Monday, October 21, 2013
The IMPACT of Incentives and Evaluations on Teacher Performance
Teachers in the United States are compensated largely on the basis of fixed schedules that reward experience and credentials. However, there is a growing interest in whether performance-based incentives based on rigorous teacher evaluations can improve teacher retention and performance. The evidence available to date has been mixed at best.
This study presents novel evidence on this topic based on IMPACT, the controversial teacher-evaluation system introduced in the District of Columbia Public Schools by then-Chancellor Michelle Rhee. IMPACT implemented uniquely high-powered incentives linked to multiple measures of teacher performance (i.e., several structured observational measures as well as test performance).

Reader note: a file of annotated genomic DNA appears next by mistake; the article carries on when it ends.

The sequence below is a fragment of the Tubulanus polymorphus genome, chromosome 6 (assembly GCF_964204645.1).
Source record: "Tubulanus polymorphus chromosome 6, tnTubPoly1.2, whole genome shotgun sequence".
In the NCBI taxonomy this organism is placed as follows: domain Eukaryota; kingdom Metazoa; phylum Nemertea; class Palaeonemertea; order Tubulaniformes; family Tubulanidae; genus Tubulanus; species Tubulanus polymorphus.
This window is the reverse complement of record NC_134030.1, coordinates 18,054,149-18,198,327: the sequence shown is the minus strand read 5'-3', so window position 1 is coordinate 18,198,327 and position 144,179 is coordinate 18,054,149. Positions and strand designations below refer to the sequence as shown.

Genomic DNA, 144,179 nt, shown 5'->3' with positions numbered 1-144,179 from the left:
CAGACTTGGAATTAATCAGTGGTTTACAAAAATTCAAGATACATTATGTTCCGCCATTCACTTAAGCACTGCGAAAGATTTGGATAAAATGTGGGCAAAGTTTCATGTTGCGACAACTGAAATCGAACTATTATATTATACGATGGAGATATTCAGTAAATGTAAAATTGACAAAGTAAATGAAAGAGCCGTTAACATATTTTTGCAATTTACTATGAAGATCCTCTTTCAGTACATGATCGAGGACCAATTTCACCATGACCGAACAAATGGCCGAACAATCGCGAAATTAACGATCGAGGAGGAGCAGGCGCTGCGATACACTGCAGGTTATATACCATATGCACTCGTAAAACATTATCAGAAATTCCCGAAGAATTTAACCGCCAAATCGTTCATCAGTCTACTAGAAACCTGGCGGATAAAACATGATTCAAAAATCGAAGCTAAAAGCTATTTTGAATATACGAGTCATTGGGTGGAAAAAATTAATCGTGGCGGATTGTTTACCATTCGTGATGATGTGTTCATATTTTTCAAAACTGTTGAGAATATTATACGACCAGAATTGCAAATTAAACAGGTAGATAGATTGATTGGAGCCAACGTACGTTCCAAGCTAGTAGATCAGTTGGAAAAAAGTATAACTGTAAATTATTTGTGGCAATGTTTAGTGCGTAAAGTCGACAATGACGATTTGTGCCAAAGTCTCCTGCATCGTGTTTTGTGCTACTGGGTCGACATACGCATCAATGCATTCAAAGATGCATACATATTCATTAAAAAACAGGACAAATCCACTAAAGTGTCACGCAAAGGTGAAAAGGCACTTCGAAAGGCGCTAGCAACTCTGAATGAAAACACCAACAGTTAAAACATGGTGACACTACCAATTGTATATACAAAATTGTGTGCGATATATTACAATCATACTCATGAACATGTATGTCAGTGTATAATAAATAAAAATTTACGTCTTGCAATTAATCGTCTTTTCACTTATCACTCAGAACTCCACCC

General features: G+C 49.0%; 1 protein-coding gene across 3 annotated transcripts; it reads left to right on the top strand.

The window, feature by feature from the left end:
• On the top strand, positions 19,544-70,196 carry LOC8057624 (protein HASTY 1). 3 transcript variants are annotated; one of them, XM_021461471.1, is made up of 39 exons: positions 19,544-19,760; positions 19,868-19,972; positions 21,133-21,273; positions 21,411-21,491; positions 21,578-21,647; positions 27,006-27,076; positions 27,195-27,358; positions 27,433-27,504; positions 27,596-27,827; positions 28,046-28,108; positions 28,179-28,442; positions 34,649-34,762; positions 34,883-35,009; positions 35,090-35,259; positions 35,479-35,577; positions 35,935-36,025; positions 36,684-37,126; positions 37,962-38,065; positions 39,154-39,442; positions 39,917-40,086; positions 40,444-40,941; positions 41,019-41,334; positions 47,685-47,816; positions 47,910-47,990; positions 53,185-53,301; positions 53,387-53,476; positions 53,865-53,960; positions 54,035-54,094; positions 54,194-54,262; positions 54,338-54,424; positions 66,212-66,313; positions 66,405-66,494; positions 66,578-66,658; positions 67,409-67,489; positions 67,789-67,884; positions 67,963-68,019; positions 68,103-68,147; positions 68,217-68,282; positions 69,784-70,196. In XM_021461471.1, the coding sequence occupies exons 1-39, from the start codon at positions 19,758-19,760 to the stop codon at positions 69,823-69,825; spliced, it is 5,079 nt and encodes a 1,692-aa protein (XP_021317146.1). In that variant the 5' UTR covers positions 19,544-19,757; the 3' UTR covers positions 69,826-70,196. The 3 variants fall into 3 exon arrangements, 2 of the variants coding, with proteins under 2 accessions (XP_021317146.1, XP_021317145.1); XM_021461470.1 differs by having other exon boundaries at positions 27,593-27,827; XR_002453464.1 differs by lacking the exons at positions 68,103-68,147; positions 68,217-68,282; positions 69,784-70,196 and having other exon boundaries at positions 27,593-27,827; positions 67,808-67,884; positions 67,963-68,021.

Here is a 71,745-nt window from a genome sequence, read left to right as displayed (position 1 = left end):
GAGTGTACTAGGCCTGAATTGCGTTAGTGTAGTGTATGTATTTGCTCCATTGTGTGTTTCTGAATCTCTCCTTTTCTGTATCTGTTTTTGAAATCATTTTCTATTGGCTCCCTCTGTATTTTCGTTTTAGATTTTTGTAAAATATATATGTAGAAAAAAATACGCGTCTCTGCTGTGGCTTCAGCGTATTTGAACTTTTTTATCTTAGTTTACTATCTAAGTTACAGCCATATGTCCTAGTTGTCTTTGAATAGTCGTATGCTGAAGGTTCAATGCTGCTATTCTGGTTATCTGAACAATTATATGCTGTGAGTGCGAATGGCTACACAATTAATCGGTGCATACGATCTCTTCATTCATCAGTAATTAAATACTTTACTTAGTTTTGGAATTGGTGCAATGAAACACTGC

The study compares the retention and performance outcomes among low-performing teachers whose ratings placed them near the threshold that implied a strong dismissal threat and the outcomes among high-performing teachers whose rating placed them near a threshold that implied an unusually large financial incentive.
The results indicate that dismissal threats increased the voluntary attrition of low-performing teachers by 11 percentage points (i.e., more than 50 percent) and improved the performance of teachers who remained. The study also finds evidence that financial incentives further improved the performance of high-performing teachers.